Wednesday, March 16, 2011

Behind the Books: Nonfiction Authors Inside Their Stories

It’s no secret that writing nonfiction books requires a heaping dose of research. Tracking down letters and journals, interviewing people, observing animals in their natural setting, experiencing events firsthand—these are the kinds of research that has always been routine for nonfiction writers.

But what’s new is that some of them are starting to bring their research process and stories into the books themselves. They are showing that they are part of the story, and they are making readers aware of their role in the adventure.

Here are three great examples of this new kind of nonfiction for children.

Almost Astronauts by Tanya Lee Stone
Tanya Stone spent at least a decade working on this book, and during that time, she got to know some of the “Mercury 13 Women” quite well. She did a fair amount of in-person interviewing, and in a few key spots she uses italic text and writes in the first person, including herself in the story. She does this because her presence affects the way the women interact, so it would be misleading to leave herself out. After all, we nonfiction writers can’t just be flies on the wall. We are flesh and blood . . . just like our readers.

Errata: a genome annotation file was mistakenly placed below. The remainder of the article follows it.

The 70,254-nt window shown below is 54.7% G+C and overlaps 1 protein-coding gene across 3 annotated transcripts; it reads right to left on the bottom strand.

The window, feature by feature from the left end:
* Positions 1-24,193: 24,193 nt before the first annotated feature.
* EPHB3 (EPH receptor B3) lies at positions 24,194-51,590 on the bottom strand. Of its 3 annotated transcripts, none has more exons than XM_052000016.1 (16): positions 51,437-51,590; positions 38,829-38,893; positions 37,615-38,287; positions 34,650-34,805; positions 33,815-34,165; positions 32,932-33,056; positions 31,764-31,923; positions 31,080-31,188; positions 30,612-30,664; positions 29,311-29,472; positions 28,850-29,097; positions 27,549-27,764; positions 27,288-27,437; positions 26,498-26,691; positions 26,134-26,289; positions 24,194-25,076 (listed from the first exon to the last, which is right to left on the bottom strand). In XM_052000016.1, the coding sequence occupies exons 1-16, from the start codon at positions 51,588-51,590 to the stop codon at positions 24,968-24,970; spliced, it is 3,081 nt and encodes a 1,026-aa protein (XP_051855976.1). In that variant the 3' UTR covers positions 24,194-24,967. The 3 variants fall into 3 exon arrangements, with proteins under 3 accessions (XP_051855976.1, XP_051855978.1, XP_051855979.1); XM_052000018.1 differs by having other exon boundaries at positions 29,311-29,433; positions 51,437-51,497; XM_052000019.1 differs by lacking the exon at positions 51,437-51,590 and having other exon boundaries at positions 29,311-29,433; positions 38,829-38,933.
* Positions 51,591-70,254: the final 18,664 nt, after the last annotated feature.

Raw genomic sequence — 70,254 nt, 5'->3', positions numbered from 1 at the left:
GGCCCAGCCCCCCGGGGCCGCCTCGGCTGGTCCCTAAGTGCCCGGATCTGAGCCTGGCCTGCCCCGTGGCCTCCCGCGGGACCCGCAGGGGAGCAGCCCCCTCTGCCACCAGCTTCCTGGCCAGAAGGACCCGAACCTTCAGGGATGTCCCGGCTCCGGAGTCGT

If Stones Could Speak by Marc Aronson
To write this fascinating book about Stonehenge, the author made several trips to England, and through his nonfiction narrative, he takes us along with him. We learn as he learns. He also frequently addresses the reader in a way that has a great affect. His presence, rather than seeming distracting, helps to give the prose and immediacy that makes it especially engaging.

Quest for Tree Kangaroo by Sy Montgomery (photos by Nic Bishop)
Sy Montgomery and Nic Bishop have worked together on many books in Houghton Mifflin Harcourt’s Scientists in the Field series. To create these amazing titles, they have traveled all over the planet. But their journey in search of tree kangaroos was especially harrowing. I love how the author introduces us to the whole research team and writes as though she is taking us right along wither on this amazing journey of discovery. Like If Stones Could Speak, the resulting book is incredibly engaging for young readers.

No comments:

Post a Comment